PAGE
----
This weeks classic spotlight highlights the Czechoslovakian Tatra 77, designed by Hans Ledwinka then subsequently developed by Paul Jaray, the Zeppelin aerodynamic engineer and Hans Ledwinka.
Aerodynamics were beginning to sound alarm bells, with designers being prompted to look towards efficiency and primarily reduce the ‘drag’ these beasts were having to battle against whilst trying to build speed up. In short a ‘breeze block’ had more windbreak, which is why larger ‘aeroplaned’ sized engines were given the green light in some earlier designs.
So, why not make this car less ‘breeze block’ and curvier?
Easy for the well healed modern gentleman to say now, but spotting the odd wind tunnel when out and about in the 1930s was more difficult than hens visiting the dentist.
Nonetheless, the Tatra’s new body shape was indeed given the luxury of having a gale force wind blown in its rather cute frog-eyed face, which ultimately gave designers the much needed facts and figures to start tinkering with body shape and aerodynamic lines, now synonymous with this stunning looking car.
The V8 air-cooled power plant was eventually laid to rest just before and above the rear axle, giving the curved dinosaur more stability but also ruling out the need for a floor tunnel and prop or driveshaft delivering the power to wheels.
All clever stuff, with the exhaust residing comfortably at the rear of the vehicle whilst battery, spare wheel and oil cooler were located towards the bow of the Tatra.
Tatra 77 Mod Cons
Other mod-cons included a lightweight air-cooled V8, fully independent suspension, overhead valves and magnesium-alloyed transmission, suspension and body parts. The average drag coefficient of the Tatra 77 was apparently recorded as 0.2455, but those trendy goggles may have been slightly clouded with some stating this was relative to 1:5 model version of the car.
On close inspection this very innovative looking car had some quirky modern ideas, with the bumpers curving smartly around the very bold and ambitious looking wheel arches, sustaining a continuous eye-catching look.
Bonnet and lower front skirt both caress the chromed lighting structures, sitting proudly within each water sealed body panel, yet still retaining that all-in-one splendour as they illuminate a truly spectacular classic.
Split windscreens were another feature present with three sections neatly joined. The middle viewing area gave decent vision for the driver and even housed the clever windscreen wiping system which saw one motor drive both arms linked by a delightful mechanism that wouldn’t look out of place even by today’s standards.
The left and right angled screen sections were angled quite sharply towards the port and starboard sides of the vehicle.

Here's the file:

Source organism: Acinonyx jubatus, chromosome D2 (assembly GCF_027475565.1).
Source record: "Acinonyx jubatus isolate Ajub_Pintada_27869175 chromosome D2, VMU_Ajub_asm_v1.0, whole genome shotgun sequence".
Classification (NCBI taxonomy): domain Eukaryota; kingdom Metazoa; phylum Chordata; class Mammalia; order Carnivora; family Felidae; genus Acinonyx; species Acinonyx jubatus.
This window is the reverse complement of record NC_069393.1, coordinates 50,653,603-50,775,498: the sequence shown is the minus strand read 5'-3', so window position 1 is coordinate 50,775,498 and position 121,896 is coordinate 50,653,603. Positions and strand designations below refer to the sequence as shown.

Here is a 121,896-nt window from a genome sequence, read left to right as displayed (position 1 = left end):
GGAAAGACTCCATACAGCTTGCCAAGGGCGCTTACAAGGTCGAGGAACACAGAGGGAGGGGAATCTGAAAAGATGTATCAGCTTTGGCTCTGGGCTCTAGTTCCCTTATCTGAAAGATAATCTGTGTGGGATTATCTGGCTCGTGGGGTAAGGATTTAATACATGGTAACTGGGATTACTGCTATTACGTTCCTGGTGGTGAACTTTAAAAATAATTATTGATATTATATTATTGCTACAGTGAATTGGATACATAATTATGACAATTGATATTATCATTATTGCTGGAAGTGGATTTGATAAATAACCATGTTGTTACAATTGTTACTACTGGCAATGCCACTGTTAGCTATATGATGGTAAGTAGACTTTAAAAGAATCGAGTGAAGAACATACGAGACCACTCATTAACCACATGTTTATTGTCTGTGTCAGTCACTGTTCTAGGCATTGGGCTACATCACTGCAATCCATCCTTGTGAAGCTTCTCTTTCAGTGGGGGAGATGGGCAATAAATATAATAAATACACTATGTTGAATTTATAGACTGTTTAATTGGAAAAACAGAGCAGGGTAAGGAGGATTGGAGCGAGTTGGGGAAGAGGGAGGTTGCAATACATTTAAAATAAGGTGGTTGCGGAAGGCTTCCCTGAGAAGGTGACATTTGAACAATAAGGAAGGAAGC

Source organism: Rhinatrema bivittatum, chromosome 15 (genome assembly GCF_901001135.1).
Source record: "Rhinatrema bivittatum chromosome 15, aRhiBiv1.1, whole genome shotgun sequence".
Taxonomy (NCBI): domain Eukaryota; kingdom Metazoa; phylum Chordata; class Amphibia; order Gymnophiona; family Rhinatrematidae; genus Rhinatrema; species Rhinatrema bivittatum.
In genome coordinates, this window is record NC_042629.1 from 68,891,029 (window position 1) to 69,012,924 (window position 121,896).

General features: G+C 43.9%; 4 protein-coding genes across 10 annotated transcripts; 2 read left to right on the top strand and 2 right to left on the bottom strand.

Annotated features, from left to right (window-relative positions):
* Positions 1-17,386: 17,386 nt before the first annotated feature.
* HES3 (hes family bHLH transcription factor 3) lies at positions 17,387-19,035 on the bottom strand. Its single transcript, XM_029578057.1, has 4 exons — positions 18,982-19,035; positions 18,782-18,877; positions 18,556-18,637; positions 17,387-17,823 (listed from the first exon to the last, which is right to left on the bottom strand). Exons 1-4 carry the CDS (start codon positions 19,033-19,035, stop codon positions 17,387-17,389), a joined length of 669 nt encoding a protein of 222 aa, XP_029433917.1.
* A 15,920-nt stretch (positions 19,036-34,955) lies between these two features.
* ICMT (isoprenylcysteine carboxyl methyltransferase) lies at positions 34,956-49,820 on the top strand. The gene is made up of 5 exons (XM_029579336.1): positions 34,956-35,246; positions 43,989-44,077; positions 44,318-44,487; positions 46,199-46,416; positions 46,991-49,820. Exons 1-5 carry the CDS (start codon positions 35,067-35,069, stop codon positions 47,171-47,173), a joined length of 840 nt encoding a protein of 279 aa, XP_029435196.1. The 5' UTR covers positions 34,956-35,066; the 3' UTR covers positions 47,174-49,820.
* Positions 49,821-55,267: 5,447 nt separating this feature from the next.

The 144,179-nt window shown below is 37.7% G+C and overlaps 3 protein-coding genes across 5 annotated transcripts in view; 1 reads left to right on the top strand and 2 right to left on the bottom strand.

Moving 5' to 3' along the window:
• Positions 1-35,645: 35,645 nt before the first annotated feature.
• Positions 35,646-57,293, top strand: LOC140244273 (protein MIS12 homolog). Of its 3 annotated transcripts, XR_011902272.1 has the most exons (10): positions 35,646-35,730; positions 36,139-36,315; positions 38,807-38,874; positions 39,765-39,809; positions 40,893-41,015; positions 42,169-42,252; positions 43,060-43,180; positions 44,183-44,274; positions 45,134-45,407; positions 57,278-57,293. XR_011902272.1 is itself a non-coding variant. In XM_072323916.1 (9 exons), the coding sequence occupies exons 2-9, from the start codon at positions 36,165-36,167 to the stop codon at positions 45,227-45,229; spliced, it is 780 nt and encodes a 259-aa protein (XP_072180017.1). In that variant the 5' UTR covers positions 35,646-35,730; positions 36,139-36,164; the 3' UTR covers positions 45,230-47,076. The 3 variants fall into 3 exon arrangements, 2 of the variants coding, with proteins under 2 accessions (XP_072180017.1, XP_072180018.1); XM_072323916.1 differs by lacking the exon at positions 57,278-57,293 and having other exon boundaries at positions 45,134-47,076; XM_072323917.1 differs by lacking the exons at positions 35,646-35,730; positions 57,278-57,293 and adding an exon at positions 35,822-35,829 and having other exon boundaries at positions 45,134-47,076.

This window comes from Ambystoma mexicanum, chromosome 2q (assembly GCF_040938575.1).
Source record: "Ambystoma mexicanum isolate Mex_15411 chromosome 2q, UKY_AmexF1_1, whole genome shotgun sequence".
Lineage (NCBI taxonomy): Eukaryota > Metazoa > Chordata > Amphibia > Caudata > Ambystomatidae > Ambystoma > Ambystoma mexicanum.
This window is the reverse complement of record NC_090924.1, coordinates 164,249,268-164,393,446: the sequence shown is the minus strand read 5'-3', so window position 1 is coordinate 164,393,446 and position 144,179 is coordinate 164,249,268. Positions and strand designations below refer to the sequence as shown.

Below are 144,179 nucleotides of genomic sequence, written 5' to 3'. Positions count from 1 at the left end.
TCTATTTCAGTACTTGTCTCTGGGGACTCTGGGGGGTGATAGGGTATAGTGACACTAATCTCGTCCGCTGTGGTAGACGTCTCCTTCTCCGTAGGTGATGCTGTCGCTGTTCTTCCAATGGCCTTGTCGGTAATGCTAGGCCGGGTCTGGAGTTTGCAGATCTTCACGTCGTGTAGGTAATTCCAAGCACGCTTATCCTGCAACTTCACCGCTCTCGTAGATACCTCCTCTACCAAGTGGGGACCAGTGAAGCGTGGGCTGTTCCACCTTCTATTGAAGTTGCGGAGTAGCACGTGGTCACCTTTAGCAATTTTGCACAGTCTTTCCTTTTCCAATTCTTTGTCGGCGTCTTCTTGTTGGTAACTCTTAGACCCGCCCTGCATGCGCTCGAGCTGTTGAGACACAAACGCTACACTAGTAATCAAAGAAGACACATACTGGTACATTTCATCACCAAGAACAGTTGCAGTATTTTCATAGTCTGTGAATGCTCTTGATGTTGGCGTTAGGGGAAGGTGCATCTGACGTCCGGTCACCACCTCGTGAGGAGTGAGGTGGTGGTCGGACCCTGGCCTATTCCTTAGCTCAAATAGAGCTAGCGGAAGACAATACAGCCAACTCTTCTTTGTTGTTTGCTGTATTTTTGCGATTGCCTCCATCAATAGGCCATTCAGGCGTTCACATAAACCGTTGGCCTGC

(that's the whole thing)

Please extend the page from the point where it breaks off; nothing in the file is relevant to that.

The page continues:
As you walk towards the rear of this insatiable car, the magic of the front begins to be overshadowed by the ‘dinosaur’ curve which begins as the roof terminates, dropping steadily and finally resting in peace at the base of the rear end.
Aerodynamics are once again present as the door handles are given the Harry Potter treatment, cleverly embedded within the door panels, only to be found on very close inspection.
Reversing was, of course, tricky, as the jewel in the crown curve soon becomes the thorn in the side of the now ‘blind’ driver. No rear windows were possible and visibility was left to either the accommodating passenger quickly vacating their very comfortable seating area, or squinting through the very small slotting in the rear air-cooling fins.
The Tatra was presented at the Paris Motor Show, where it attracted all the journalistic attention it duly deserved. Reports are that Director Maurice Elvey was so amazed by the looks of the car that he used the T77 in his science-fiction movie The Transatlantic Tunnel.
Vilém Heinz, Motor Journal, 1934:
“It is a sensation when it comes to its construction, to its appearance and to its performance. However, it isn’t a sensation that has just fallen from the skies but is a logical extension of roads, which Hans Ledwinka made thirteen years ago.
“The ideological principle of the new Tatra is an understanding that the car is moving along the dividing line between the ground and the air. The car maintained 145km/h, it has astonishing handling, it drives through curves with speeds that are both mad and safe, and it seems just to float on any kind of road.
“It is a car which opens new perspectives to car construction and automotive practice.”